Toss Your Virginia Red-Light Camera Ticket?

The Washington Post had an interesting editorial last week that mentioned a little-known aspect of the red-light camera program in Alexandria, Virginia:

As The Washington Times reported four years ago, state law says a private company may not simply drop a ticket in a mailbox and expect it to be considered valid service. Unless a driver receives a hand-delivered copy, the citation can be thrown away without consequence. Depriving Alexandria and its revenue-collecting partner of cash is the surest way to ensure this unsafe program disappears for good.

The Washington Times article was referring to the previous red-light camera statute which expired when the red-light camera program sunsetted in 2005 after a report showed that they had a negative impact on driver safety.

Fortunately for motorists, the new statute instituted in 2007 contains very similar language. Here’s the code requiring personal service of red-light camera tickets (emphasis added):

15.2-968.1. Use of photo-monitoring systems to enforce traffic light signals.

G. A summons for a violation of this section may be executed pursuant to 19.2-76.2. Notwithstanding the provisions of 19.2-76, a summons for a violation of this section may be executed by mailing by first class mail a copy thereof to the owner, lessee, or renter of the vehicle. In the case of a vehicle owner, the copy shall be mailed to the address contained in the records of the Department of Motor Vehicles; in the case of a vehicle lessee or renter, the copy shall be mailed to the address contained in the records of the lessor or renter. Every such mailing shall include, in addition to the summons, a notice of (i) the summoned person’s ability to rebut the presumption that he was the operator of the vehicle at the time of the alleged violation through the filing of an affidavit as provided in subsection D and (ii) instructions for filing such affidavit, including the address to which the affidavit is to be sent. If the summoned person fails to appear on the date of return set out in the summons mailed pursuant to this section, the summons shall be executed in the manner set out in 19.2-76.3. No proceedings for contempt or arrest of a person summoned by mailing shall be instituted for failure to appear on the return date of the summons. Any summons executed for a violation of this section shall provide to the person summoned at least 60 business days from the mailing of the summons to inspect information collected by a traffic light signal violation monitoring system in connection with the violation.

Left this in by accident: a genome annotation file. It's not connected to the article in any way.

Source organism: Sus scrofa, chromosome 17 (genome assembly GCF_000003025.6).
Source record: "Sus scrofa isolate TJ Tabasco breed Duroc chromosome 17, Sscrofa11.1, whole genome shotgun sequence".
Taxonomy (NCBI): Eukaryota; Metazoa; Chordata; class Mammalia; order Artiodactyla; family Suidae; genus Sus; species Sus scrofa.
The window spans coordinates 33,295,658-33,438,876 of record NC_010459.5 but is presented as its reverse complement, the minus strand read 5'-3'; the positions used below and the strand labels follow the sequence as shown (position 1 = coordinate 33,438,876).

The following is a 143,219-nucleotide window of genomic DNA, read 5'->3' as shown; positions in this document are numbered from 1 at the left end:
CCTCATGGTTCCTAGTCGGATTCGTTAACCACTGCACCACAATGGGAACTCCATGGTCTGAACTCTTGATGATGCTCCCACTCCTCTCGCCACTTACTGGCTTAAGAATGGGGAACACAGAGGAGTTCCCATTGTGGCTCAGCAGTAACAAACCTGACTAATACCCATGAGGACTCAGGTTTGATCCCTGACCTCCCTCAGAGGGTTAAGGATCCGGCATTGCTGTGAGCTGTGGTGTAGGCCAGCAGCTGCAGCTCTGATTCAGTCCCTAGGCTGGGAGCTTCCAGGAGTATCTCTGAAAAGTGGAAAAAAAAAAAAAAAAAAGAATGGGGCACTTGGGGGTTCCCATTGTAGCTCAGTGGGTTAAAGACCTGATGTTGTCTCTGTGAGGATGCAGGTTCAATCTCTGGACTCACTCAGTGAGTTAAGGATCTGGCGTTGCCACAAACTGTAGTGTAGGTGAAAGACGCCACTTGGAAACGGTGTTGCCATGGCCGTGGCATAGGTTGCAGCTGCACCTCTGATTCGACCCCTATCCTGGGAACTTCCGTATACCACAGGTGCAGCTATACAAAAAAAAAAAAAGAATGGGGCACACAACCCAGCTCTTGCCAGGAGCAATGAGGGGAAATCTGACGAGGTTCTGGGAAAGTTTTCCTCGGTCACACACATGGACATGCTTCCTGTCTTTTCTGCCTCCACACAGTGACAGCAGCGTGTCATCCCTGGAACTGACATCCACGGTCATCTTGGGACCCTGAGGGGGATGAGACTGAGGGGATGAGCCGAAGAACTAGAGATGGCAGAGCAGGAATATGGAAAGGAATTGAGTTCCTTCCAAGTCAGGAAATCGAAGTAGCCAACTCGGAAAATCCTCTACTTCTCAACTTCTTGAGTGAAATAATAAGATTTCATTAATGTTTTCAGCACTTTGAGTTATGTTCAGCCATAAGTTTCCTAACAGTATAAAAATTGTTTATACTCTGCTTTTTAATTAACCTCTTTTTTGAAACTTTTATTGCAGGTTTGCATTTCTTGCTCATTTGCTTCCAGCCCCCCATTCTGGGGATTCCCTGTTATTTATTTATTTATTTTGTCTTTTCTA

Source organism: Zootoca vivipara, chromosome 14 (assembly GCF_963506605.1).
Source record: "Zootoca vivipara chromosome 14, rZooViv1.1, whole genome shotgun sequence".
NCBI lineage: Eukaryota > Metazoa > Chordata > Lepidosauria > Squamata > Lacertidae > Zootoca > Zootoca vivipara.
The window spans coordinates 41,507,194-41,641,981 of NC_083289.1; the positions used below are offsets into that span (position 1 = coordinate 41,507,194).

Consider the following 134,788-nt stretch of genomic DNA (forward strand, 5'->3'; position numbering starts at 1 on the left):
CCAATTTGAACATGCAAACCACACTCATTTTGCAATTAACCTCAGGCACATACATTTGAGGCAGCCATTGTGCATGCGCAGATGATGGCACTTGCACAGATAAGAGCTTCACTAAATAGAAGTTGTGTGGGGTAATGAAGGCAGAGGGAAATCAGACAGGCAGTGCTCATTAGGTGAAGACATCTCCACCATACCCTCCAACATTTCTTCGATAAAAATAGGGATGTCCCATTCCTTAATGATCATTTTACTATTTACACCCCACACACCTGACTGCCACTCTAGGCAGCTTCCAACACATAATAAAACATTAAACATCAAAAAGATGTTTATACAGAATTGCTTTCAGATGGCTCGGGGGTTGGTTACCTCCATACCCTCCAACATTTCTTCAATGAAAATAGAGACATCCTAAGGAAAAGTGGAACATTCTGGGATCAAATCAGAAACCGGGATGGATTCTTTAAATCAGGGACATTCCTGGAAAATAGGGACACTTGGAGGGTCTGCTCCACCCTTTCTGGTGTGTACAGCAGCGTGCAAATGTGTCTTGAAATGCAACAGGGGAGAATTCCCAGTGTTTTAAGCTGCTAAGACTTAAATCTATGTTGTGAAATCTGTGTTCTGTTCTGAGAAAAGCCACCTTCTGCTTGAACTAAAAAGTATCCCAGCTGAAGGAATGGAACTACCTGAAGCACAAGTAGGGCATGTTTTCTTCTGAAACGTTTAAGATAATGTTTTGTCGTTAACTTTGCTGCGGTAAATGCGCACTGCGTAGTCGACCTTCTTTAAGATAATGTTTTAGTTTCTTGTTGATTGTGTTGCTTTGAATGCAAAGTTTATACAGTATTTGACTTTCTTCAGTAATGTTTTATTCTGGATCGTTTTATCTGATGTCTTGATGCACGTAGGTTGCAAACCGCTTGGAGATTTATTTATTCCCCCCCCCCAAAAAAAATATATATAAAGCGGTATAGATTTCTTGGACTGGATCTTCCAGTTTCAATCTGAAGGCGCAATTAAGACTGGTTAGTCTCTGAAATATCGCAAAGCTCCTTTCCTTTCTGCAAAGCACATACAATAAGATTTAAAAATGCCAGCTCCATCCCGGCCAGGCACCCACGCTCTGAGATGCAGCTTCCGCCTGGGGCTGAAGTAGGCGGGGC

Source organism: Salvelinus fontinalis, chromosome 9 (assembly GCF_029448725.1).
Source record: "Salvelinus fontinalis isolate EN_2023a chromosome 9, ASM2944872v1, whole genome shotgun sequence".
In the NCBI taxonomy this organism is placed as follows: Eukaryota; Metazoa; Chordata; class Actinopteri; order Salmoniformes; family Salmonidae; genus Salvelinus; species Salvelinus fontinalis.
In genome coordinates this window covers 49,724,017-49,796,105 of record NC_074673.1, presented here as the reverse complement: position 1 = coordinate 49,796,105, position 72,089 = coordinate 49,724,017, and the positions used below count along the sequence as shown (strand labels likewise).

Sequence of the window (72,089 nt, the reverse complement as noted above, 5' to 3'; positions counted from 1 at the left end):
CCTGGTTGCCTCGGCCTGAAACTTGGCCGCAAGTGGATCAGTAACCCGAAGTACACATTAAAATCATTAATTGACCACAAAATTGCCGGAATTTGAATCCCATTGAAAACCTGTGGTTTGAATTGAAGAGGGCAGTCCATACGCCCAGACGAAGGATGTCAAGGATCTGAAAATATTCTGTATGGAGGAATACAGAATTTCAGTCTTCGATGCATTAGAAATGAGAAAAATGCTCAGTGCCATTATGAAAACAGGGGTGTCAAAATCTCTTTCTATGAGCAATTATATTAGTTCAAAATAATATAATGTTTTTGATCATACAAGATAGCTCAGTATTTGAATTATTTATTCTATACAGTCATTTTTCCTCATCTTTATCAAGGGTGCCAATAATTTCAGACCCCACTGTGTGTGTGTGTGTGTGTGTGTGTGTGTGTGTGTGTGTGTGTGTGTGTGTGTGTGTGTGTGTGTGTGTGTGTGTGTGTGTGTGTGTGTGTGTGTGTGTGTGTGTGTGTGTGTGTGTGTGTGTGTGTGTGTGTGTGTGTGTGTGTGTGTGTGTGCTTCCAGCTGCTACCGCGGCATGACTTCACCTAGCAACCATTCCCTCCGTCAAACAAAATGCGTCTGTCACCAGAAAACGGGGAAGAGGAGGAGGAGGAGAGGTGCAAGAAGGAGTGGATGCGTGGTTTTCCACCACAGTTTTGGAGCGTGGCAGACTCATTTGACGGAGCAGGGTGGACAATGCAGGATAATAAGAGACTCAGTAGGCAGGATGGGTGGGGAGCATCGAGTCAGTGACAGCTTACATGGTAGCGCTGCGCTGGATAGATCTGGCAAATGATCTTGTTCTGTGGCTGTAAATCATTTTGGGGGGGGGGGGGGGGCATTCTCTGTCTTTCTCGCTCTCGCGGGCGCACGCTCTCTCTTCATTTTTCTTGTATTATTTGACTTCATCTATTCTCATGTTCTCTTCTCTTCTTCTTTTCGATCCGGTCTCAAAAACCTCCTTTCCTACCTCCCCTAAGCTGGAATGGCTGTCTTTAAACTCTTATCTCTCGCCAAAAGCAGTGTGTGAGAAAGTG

Here’s the code for 19.2-76.3 referenced above:

19.2-76.3. Failure to appear on return date for summons issued under 19.2-76.2.

A. If any person fails to appear on the date of the return contained in the summons issued in accordance with 19.2-76.2, then a summons shall be delivered to the sheriff of the county, city or town for service on that person as set out in 8.01-296.

B. If such person then fails to appear on the date of return as contained in the summons so issued, a summons shall be executed in the manner set out in 19.2-76.

C. No proceedings for contempt or arrest of any person summoned under the provisions of this section shall be instituted unless such person has been personally served with a summons and has failed to appear on the return date contained therein.

Essentially it’s saying that they can attempt to mail you a ticket, but if that doesn’t work they have to hand-deliver it in order for the ticket to be valid.

This excerpt from the 2005 final report on Virginia’s ticket camera program sums it up pretty nicely (note that this is in reference to the previous ticket camera statute — emphasis added):

Thus, under Virginia’s red light camera statute as it is now worded, the mere mailing of a citation without personal service by a law enforcement officer does not constitute sufficient notice under the statute’s own terms. While the statute permits the jurisdiction to make the initial attempt to summon the accused to court via mail, if that person fails to respond, he or she is not considered to have been satisfactorily served with notice. Default judgments entered under such circumstances (when the defendant fails to appear in court on the appointed return date) would thus not be binding, and the defendant could not be charged with contempt for failing to comply with such a judgment. Hence, despite its ostensive distancing from the requirements of Va. Code Ann. § 19.2-76, Virginia’s red light camera statute comes full circle and, in the end, requires personal service before a default judgment may be entered against no-shows.

Personal service on all violators is obviously an expensive proposition, involving many staff hours of time, and would defeat one of the primary motivating factors for employing automated detection systems in the first place: a reduction in the number of live officers required to enforce red light laws. (Even the “nail and mail” approach would involve more time, money, and effort than some people would view as warranted relative to the nature of the offense.) Thus, unless a jurisdiction is willing to devote resources to implementing extensive in-hand service, citations mailed for red light camera violations become essentially unenforceable. The average citizen is probably not aware of this loophole, but if word got out on a widespread basis, such knowledge could completely undermine the effectiveness of entire red light camera programs, as citations issued to violators would lose their practical impact.

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